Blood Covered (Corpse Party #1): The first volume of this series is the only one I’ve read, but I liked it well enough to immediately order the next three volumes. corpse party 1

It’s a grisly horror story set in a school (which is itself located on the site of another elementary school, torn down after a teacher’s death), and while I love all horror story school settings, this book has even more fun with it than usual. Right from the first lines I was hooked, because the haunted school is an elementary school, so it starts with “it was a dark and stormy…late afternoon,” and the dire warning that the ghost appears if you stay at the school after seven p.m. Ha. Seriously, isn’t that pitch-perfect for a haunted elementary school?

Mild warning: whoever drew this is under the impression that schoolgirls have larger breasts than is biologically or gravitationally likely. I wasn’t offended, but I did roll my eyes often enough that I’m lucky they didn’t get stuck that way. If that sort of thing gets to you, you may want to give it a miss.

my best friend's exorcismI love My Best Friend’s Exorcism so much that I have literally bought MORE THAN ONE COPY for MORE THAN ONE FRIEND. That’s right: I bought it for people, then fell in love with the paperback cover and bought it for THE SAME PEOPLE all over again. I’m not saying they have restraining orders out, I’m just saying I’d understand it if they did.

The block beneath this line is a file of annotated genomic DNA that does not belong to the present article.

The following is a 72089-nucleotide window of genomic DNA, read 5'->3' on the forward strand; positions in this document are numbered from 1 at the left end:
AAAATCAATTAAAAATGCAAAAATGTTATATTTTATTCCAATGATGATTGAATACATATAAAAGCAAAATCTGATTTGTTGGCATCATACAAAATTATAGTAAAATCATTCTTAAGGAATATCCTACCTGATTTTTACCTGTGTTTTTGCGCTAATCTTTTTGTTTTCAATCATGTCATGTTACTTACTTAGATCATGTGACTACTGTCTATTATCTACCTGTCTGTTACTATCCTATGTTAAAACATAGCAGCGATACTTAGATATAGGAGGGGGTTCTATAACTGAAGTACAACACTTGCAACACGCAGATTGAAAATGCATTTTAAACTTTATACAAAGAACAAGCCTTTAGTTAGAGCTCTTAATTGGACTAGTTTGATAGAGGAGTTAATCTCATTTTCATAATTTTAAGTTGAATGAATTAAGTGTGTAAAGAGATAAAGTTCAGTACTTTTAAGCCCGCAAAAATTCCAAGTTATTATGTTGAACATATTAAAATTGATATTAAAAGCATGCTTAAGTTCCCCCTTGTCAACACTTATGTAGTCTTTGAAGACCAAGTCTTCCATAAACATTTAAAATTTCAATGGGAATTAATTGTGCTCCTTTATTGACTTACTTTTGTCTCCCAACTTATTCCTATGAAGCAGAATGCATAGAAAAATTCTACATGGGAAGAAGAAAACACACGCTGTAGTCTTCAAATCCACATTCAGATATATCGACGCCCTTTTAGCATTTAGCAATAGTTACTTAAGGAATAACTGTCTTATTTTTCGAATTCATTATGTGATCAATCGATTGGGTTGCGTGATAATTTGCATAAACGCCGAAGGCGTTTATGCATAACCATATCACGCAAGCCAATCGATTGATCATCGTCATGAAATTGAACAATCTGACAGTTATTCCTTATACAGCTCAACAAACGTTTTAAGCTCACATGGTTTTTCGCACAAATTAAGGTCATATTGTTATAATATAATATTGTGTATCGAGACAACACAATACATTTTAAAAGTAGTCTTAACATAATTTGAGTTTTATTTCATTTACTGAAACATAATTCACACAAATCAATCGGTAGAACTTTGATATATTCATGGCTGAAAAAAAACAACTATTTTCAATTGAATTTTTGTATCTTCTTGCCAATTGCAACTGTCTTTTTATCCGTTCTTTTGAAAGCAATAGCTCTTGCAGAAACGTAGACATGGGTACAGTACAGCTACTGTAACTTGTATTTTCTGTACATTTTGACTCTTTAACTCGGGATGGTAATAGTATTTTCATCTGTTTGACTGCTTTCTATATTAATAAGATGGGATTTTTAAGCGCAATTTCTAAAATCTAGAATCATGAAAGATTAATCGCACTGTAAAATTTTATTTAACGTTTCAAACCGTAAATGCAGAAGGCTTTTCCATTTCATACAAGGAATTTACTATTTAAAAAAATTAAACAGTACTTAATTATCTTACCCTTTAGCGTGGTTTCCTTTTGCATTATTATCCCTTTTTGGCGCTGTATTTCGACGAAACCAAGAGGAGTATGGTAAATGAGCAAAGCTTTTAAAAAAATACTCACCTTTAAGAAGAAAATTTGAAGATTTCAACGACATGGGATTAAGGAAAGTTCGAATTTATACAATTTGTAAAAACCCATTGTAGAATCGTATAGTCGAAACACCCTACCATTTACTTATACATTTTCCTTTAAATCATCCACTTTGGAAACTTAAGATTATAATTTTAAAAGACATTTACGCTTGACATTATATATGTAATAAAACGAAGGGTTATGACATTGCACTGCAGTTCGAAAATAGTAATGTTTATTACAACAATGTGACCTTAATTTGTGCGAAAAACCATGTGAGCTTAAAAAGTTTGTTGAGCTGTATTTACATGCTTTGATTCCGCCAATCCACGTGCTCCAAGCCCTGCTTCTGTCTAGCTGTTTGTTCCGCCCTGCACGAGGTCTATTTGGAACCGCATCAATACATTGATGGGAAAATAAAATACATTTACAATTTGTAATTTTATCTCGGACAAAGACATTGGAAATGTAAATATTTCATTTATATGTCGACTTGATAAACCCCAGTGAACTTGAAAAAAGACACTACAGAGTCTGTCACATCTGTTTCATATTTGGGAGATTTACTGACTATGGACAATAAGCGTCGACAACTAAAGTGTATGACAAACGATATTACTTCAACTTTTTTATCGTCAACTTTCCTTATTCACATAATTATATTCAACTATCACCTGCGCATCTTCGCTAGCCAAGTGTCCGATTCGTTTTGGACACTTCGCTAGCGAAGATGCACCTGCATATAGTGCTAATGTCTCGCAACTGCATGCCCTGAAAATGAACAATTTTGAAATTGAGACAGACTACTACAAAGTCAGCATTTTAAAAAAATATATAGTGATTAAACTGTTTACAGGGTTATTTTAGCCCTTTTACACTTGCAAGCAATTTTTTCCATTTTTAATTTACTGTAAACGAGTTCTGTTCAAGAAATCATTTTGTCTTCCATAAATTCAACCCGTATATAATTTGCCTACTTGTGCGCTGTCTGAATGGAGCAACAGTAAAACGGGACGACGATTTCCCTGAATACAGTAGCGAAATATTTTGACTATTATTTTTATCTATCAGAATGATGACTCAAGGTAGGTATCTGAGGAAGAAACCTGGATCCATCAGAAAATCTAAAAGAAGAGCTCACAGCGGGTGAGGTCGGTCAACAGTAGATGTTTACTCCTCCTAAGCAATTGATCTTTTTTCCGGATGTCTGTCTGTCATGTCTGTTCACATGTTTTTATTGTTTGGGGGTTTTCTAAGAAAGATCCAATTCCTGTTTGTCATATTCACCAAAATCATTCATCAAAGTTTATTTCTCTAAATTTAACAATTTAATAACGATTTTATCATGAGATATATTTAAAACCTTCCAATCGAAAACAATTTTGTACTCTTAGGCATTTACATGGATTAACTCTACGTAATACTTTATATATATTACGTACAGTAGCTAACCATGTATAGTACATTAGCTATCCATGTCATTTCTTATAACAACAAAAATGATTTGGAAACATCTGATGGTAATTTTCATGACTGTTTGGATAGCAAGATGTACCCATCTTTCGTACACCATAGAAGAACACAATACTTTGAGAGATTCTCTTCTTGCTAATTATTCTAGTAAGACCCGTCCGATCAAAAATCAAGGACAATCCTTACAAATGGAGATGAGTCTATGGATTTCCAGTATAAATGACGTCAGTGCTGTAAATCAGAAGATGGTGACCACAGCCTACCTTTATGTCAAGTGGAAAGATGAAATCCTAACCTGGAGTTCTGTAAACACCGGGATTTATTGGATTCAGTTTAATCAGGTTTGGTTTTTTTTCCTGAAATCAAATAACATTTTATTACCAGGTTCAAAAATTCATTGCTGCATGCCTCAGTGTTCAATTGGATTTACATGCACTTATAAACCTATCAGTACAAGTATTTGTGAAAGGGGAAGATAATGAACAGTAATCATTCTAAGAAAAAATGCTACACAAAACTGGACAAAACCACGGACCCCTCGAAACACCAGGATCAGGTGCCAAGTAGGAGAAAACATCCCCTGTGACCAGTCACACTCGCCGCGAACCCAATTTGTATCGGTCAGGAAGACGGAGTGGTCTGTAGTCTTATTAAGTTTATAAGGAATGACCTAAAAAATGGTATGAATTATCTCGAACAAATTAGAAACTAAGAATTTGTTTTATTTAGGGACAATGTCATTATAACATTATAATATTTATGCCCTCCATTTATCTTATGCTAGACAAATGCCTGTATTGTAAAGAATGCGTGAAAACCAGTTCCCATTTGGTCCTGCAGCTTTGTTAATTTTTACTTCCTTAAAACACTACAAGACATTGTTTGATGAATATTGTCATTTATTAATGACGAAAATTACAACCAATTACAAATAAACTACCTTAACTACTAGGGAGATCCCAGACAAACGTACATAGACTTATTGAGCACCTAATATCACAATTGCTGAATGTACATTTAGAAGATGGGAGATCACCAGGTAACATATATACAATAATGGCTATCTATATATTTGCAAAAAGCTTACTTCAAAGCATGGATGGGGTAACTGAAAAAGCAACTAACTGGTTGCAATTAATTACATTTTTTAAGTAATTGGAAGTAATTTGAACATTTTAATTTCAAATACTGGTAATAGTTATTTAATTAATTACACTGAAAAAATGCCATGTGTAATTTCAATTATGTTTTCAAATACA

This book is epic and broad and sweeping. All the best and worst of the 80s is contained, or at least hinted at and summoned up to haunt you, in this book. It has my favourite exorcism scene of all time.

It also has a pet death, which I know makes it a hard NO for some people. That was the only scene I wish could be rewritten, because I am not up for sudden SAD when I want to feel nostalgic-yet-terrified. But other than that, it’s one of the most fun books I’ve read in the past year.

The Orca Currents books are designed for struggling or reluctant readers who have YA orca shallow gravelives and interests but don’t have the reading skills to go along with that. So they’re complex stories told simply, with surprisingly rich characters. Think “Degrassi” or “Bluford” and you’ll kind of get the moral and emotional tone of many of these books.

Before you dismiss these because you aren’t a struggling reader (or someone who works with struggling readers): I’m the readeriest reader that ever read, and I literally devour orca zombie scarecrowsOrca Currents by the handful. They’re stunning examples of controlled plot and “show don’t tell,” all deployed in fewer pages than seems possible for the sheer amount of character they offer. Curious yet? Shallow Grave is very much a traditional ghost story, set in the immediate present. It’s so Canadian you can hear the waves against the dock, I swear. On a somewhat lighter note, Rise of the Zombie Scarecrows features a kid trying to make a horror film for a class project, and stumbling across a murder plot along the way.